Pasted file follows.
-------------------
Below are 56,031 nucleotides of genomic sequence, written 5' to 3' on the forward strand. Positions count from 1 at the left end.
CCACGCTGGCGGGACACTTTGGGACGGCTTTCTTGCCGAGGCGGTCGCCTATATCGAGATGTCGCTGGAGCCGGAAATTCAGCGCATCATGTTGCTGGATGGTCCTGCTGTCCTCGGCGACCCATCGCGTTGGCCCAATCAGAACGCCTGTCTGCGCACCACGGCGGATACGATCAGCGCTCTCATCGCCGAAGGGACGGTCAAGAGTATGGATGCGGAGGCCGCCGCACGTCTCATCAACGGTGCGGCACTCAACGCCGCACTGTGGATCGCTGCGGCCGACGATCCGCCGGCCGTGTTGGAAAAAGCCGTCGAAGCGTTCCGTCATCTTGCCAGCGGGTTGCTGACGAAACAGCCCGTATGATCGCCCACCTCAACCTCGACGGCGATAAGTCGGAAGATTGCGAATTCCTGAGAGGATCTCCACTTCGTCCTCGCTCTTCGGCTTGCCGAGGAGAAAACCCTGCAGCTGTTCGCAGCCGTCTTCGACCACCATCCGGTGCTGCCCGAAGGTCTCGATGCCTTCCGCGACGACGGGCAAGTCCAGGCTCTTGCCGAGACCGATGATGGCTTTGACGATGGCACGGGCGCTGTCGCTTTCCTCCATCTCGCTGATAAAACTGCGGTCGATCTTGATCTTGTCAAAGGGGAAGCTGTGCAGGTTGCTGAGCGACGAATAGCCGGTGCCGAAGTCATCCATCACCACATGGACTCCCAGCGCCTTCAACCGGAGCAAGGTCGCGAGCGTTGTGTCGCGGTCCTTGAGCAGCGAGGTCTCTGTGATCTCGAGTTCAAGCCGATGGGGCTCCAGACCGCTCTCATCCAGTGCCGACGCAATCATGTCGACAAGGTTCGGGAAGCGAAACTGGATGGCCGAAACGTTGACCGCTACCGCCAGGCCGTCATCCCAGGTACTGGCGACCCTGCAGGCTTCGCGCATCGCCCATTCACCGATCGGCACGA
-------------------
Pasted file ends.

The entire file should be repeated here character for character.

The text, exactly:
Below are 56,031 nucleotides of genomic sequence, written 5' to 3' on the forward strand. Positions count from 1 at the left end.
CCACGCTGGCGGGACACTTTGGGACGGCTTTCTTGCCGAGGCGGTCGCCTATATCGAGATGTCGCTGGAGCCGGAAATTCAGCGCATCATGTTGCTGGATGGTCCTGCTGTCCTCGGCGACCCATCGCGTTGGCCCAATCAGAACGCCTGTCTGCGCACCACGGCGGATACGATCAGCGCTCTCATCGCCGAAGGGACGGTCAAGAGTATGGATGCGGAGGCCGCCGCACGTCTCATCAACGGTGCGGCACTCAACGCCGCACTGTGGATCGCTGCGGCCGACGATCCGCCGGCCGTGTTGGAAAAAGCCGTCGAAGCGTTCCGTCATCTTGCCAGCGGGTTGCTGACGAAACAGCCCGTATGATCGCCCACCTCAACCTCGACGGCGATAAGTCGGAAGATTGCGAATTCCTGAGAGGATCTCCACTTCGTCCTCGCTCTTCGGCTTGCCGAGGAGAAAACCCTGCAGCTGTTCGCAGCCGTCTTCGACCACCATCCGGTGCTGCCCGAAGGTCTCGATGCCTTCCGCGACGACGGGCAAGTCCAGGCTCTTGCCGAGACCGATGATGGCTTTGACGATGGCACGGGCGCTGTCGCTTTCCTCCATCTCGCTGATAAAACTGCGGTCGATCTTGATCTTGTCAAAGGGGAAGCTGTGCAGGTTGCTGAGCGACGAATAGCCGGTGCCGAAGTCATCCATCACCACATGGACTCCCAGCGCCTTCAACCGGAGCAAGGTCGCGAGCGTTGTGTCGCGGTCCTTGAGCAGCGAGGTCTCTGTGATCTCGAGTTCAAGCCGATGGGGCTCCAGACCGCTCTCATCCAGTGCCGACGCAATCATGTCGACAAGGTTCGGGAAGCGAAACTGGATGGCCGAAACGTTGACCGCTACCGCCAGGCCGTCATCCCAGGTACTGGCGACCCTGCAGGCTTCGCGCATCGCCCATTCACCGATCGGCACGA